New Yorkers were protected from $400,000,000 in unfair, out-of-network bills between 2015 and 2018 because of our surprise bill law. New York passed the law in 2015 after the state received hundreds of complaints over the years from people who had done everything they could to use in-network providers, but still ended up with huge bills.
The law is especially effective for people being billed for emergency services. Providers cannot bill patients for out-of-network emergency services that the patient could not avoid. Neither the provider nor the plan may charge patients for services in excess of the deductible, copay, or coinsurance amounts they owe according to their plan agreement. Patients are also protected in non-emergency situations when they are at an in-network hospital or ambulatory center and there is no in-network physician available, they are taken care of by an out-of-network provider without their knowledge, or an unforeseen medical issue arose that required unplanned medical care.
The patients’ insurance company and the provider have to figure it out without involving the patient whatsoever. In New York they do that through a third-party in a process called independent dispute resolution (similar to baseball arbitration). The law not only helps patients avoid unfair bills, it helps keep insurance premiums down because the dispute resolution process prevents insurers from having to pay excessive charges. And now that this process is in place, providers working in hospitals have more incentive to join insurance networks and work out a system of payment through a regular network agreement. That means fewer surprise bills overall.
Our surprise bill law is missing some pieces. One of the most common types of surprise bills occurs after patients have been told by their plan and provider that the provider is in-network. If that information is wrong, the patient has no recourse. New York can fix that during this year’s legislative session.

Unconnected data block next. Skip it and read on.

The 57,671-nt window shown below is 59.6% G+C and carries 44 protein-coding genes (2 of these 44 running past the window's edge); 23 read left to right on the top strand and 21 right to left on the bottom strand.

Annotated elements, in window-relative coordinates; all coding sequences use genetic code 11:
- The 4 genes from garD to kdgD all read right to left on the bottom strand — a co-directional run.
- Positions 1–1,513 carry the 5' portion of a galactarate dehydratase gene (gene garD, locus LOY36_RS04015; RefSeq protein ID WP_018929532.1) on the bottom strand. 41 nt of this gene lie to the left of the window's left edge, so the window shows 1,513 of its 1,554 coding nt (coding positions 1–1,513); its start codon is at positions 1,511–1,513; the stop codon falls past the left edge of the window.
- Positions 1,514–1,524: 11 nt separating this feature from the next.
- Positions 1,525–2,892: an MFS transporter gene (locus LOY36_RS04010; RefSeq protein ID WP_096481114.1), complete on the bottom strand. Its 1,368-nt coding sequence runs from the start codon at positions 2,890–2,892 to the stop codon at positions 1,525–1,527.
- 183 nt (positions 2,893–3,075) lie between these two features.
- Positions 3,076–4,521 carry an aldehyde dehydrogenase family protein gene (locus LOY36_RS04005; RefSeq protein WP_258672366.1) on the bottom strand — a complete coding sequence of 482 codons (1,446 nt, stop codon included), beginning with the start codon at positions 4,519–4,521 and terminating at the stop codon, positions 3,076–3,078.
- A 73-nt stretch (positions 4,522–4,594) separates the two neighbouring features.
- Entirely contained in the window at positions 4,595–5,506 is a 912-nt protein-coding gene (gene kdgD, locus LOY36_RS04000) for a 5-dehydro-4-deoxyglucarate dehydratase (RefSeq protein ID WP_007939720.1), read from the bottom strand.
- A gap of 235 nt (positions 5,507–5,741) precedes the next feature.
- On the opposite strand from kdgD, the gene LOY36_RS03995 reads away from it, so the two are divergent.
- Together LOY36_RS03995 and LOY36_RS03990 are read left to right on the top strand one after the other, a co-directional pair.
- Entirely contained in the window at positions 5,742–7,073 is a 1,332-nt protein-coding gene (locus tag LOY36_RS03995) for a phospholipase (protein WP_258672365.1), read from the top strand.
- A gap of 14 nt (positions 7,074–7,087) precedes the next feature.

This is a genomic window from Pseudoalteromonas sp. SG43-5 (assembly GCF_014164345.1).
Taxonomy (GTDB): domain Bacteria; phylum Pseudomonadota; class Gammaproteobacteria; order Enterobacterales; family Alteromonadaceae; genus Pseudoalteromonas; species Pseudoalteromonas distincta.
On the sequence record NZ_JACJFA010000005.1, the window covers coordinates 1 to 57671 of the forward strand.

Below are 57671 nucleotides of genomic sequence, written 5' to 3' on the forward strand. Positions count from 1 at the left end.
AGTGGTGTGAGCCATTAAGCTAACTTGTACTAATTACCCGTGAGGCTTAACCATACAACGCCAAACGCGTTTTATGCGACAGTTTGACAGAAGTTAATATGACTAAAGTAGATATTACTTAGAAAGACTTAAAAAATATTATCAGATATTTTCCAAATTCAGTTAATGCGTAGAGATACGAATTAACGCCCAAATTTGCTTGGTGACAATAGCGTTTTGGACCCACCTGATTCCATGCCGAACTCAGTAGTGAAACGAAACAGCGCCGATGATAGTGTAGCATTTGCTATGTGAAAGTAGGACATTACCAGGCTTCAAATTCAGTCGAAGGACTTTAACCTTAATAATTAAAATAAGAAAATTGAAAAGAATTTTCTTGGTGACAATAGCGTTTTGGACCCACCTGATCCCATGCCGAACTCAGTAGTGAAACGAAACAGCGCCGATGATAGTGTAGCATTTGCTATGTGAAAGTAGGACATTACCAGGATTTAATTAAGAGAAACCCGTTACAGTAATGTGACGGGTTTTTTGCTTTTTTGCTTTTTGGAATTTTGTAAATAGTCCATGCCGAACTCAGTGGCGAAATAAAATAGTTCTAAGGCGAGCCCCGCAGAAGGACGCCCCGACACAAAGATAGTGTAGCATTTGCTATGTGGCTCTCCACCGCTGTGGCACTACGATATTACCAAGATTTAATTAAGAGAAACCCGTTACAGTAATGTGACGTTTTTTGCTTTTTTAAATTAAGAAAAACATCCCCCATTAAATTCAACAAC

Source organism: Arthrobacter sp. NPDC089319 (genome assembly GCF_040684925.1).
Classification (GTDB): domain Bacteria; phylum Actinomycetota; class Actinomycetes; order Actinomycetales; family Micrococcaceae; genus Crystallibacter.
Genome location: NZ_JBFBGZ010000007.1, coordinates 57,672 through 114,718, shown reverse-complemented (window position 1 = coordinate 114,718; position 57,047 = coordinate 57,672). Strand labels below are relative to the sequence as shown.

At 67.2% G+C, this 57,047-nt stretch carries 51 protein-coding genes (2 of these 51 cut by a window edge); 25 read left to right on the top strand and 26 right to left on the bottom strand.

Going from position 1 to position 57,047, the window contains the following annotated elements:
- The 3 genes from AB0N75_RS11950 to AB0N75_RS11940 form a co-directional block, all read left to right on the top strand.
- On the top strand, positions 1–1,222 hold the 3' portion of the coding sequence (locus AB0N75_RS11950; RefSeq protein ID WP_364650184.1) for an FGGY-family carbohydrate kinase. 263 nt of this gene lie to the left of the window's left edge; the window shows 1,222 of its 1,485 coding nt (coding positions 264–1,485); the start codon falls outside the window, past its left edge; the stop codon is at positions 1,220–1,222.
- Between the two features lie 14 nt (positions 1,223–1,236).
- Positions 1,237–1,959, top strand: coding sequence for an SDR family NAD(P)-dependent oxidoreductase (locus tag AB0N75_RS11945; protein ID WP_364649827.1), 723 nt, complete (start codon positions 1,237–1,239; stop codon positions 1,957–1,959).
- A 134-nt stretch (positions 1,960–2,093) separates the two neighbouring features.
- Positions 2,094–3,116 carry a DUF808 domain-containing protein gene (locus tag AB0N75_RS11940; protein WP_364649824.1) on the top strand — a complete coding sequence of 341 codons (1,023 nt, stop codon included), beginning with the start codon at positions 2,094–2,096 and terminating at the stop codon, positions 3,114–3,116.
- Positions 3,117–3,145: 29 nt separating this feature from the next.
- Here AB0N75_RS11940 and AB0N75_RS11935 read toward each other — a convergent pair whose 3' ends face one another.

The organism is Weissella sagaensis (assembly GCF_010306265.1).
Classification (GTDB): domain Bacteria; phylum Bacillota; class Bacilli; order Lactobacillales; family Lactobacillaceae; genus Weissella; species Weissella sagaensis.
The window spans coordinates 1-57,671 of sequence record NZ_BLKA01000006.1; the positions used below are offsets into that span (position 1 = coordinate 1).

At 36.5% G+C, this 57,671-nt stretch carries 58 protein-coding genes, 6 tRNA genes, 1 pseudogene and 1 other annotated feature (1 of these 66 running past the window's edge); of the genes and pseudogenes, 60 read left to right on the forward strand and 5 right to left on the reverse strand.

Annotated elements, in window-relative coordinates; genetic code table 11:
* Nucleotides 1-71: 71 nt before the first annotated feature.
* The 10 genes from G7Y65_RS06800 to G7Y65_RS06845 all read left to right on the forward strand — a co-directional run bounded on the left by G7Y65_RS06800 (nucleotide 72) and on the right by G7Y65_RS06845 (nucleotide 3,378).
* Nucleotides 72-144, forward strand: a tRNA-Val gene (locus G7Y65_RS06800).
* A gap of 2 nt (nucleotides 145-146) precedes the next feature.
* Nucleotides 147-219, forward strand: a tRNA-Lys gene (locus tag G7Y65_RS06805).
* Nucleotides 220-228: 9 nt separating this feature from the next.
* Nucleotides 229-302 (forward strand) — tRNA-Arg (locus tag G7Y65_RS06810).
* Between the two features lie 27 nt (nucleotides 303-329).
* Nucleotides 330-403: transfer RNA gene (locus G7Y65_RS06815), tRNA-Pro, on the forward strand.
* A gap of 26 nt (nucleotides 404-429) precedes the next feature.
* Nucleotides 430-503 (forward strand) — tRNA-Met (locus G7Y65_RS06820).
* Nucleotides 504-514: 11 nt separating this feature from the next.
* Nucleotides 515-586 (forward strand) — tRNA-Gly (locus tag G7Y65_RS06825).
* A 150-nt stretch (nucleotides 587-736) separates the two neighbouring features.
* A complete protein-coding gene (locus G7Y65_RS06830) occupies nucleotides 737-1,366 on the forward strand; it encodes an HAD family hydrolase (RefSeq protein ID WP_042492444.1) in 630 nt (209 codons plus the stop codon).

Another problem is that states can only regulate some plans. Self-funded plans, which are usually plans people get through employment at very large companies, can only be regulated by the federal government. DFS recently required insurance companies to include what type of plan you have on every insurance card, which will help. The law also might not help you if your plan was issued outside of New York. New York has great regulators that do everything they can to protect consumers – but we need to make sure we have leaders in Washington that also care about patients and access to health care.
What should you do if you have a surprise bill? Ask for help! It can be hard for people to know if the law covers their bills or not. Community Health Advocates is a state program that connects you to counselors who can help figure it out – for free, and regardless of what insurance you have (if any). The counselors look at medical bills every day, so they can save you a lot of time – and maybe a lot of money! Their helpline number is 212-614-5400.